Daisy is a character I made as part of my Character Animation II class in the summer term of junior year.
 

I am responsible for both the model and the rig of the character. 

 

August 2020 / junior year  

This summer I decided to do something different and totally outside of my comfort zone. I've never done full-on stylized characters before, plus I had no experience with facial rigging, so I decided to give it a go and see what comes out of it. On top of all of that, I've only gotten into zBrush about a month before the class started, so you could say I was signing up for a whole bunch of intense learning, haha

In terms of sculpting, I didn't expect that it would be such a pleasant and rewarding experience. I really enjoyed the task and got to get more familiar with zBrush in the process. I had a whole bunch of references for the style I was going for, but this particular sculpting demo by Follygon really helped me translate those ideas into practice.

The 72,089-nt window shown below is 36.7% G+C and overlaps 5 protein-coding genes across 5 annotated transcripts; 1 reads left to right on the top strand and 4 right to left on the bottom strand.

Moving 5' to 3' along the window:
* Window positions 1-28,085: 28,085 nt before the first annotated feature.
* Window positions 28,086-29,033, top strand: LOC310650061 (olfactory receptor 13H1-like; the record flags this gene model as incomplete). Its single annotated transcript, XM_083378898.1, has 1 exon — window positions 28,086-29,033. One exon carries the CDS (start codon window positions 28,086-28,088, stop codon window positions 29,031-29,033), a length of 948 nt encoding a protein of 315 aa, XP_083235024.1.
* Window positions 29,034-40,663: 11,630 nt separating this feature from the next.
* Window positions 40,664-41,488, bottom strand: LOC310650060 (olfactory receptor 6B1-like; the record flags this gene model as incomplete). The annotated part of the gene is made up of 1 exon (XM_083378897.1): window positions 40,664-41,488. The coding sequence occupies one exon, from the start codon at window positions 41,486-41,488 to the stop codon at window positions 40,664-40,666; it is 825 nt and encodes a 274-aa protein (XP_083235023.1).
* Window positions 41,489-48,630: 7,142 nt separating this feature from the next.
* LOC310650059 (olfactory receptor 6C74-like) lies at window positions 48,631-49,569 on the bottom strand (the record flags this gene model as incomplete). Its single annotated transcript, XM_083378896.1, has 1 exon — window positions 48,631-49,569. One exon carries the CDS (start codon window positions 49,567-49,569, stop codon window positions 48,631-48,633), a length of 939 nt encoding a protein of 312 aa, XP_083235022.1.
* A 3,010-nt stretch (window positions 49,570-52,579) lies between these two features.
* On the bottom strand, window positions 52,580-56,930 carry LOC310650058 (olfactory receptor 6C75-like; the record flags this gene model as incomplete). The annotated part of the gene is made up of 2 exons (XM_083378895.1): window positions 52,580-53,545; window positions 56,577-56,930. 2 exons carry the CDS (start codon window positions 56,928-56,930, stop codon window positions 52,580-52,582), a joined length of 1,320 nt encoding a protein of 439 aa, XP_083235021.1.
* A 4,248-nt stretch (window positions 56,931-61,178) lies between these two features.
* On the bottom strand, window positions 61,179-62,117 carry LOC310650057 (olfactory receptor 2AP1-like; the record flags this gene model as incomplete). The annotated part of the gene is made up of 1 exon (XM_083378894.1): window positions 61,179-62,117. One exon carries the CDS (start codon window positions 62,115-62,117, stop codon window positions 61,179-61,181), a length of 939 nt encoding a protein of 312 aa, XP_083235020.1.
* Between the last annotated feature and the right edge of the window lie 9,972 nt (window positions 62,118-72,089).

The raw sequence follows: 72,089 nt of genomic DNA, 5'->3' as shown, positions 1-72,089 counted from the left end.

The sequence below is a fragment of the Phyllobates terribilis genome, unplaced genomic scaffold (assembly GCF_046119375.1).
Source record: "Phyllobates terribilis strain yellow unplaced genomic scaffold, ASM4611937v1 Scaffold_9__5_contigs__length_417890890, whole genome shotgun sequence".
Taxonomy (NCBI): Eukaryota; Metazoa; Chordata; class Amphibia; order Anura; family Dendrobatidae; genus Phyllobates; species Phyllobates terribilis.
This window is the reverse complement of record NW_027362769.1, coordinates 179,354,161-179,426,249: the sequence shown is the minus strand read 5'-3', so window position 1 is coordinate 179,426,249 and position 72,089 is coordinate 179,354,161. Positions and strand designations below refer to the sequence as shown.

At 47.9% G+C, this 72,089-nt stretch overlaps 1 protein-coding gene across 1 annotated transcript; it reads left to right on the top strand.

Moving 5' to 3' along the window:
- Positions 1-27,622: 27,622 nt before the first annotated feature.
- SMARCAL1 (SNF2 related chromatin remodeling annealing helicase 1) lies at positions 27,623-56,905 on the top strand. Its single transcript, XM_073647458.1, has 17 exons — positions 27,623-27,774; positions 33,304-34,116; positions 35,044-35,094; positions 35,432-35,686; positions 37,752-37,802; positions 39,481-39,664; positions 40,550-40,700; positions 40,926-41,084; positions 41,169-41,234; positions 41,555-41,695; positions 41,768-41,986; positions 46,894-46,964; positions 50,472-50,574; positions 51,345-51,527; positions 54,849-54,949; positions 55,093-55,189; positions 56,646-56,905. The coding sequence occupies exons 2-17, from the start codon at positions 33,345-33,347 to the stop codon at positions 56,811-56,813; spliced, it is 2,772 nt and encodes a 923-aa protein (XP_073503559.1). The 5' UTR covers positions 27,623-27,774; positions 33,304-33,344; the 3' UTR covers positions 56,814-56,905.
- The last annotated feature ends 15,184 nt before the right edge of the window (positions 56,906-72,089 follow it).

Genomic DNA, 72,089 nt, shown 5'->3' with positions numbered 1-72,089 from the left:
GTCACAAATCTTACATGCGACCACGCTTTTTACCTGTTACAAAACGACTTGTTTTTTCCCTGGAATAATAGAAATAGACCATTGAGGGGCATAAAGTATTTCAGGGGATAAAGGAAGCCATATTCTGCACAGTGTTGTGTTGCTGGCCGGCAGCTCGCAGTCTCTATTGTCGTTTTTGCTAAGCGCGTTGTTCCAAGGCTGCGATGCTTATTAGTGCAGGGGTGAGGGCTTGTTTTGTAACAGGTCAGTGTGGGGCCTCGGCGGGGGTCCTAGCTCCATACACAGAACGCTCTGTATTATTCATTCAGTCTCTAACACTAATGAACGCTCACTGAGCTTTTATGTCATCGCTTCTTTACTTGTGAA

For retopology, I decided to do it by hand to get the most out of the process. One cool thing I've learned from this video by Dew Diehard is how you can arrange your edge flow on the character's knees and elbows for the best deformations. This was incredibly useful and I applied these concepts to the Daisy's model. 

My very first facial gym for Daisy

Facial gym 34 scene files later

Facial rigging was the focus of this class, and to be honest, I was dreading it. By the end of my third year, the upperclassmen horror stories about breaking rigs and weight painting were so ingrained in my brain that I thought there was no method to the madness and I simply had to suffer through the process. To my great surprise, I actually enjoyed setting up my rig. I went for a mix of joints and blend shapes, with joints for the upper half of the face and blend shapes for the cheeks and mouth. The rest of the body was a basic bipedal rig. Rigging the face that I modeled was an eye-opening experience as I uncovered some issues with my sculpt and topology. One big revelation - don't skimp on polycount for the face! You might think it's enough loops to hold the forms, but it's probably not. I wish I had some more loops going through the nose and cheeks. Lesson learned :) 

For the skirt, I took a stab at creating a dynamic setup that wasn't 100% nCloth. I used joints controlled by IK spline handles that were in turn controlled by dynamic nHairs.